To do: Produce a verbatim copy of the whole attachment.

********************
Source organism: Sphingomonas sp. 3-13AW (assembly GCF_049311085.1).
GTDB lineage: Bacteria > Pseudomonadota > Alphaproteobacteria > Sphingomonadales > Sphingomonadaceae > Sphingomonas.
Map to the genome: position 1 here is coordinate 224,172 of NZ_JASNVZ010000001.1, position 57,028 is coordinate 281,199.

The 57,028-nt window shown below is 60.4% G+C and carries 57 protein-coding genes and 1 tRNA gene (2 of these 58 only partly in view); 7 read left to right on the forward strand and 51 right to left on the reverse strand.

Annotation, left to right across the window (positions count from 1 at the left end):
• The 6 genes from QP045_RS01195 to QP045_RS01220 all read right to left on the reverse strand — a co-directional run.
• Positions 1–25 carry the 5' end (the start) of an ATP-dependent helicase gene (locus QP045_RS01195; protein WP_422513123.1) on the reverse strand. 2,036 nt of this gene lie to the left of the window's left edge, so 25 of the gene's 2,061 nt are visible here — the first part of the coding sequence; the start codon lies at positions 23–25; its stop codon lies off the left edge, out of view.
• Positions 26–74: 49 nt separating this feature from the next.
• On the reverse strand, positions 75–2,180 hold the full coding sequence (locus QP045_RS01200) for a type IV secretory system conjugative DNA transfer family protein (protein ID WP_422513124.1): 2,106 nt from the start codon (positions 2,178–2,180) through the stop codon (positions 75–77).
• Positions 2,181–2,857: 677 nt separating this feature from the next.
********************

Source organism: Sphingomonas sp. 3-13AW (assembly GCF_049311085.1).
GTDB lineage: Bacteria > Pseudomonadota > Alphaproteobacteria > Sphingomonadales > Sphingomonadaceae > Sphingomonas.
Map to the genome: position 1 here is coordinate 224,172 of NZ_JASNVZ010000001.1, position 57,028 is coordinate 281,199.

The 57,028-nt window shown below is 60.4% G+C and carries 57 protein-coding genes and 1 tRNA gene (2 of these 58 only partly in view); 7 read left to right on the forward strand and 51 right to left on the reverse strand.

Annotation, left to right across the window (positions count from 1 at the left end):
• The 6 genes from QP045_RS01195 to QP045_RS01220 all read right to left on the reverse strand — a co-directional run.
• Positions 1–25 carry the 5' end (the start) of an ATP-dependent helicase gene (locus QP045_RS01195; protein WP_422513123.1) on the reverse strand. 2,036 nt of this gene lie to the left of the window's left edge, so 25 of the gene's 2,061 nt are visible here — the first part of the coding sequence; the start codon lies at positions 23–25; its stop codon lies off the left edge, out of view.
• Positions 26–74: 49 nt separating this feature from the next.
• On the reverse strand, positions 75–2,180 hold the full coding sequence (locus QP045_RS01200) for a type IV secretory system conjugative DNA transfer family protein (protein ID WP_422513124.1): 2,106 nt from the start codon (positions 2,178–2,180) through the stop codon (positions 75–77).
• Positions 2,181–2,857: 677 nt separating this feature from the next.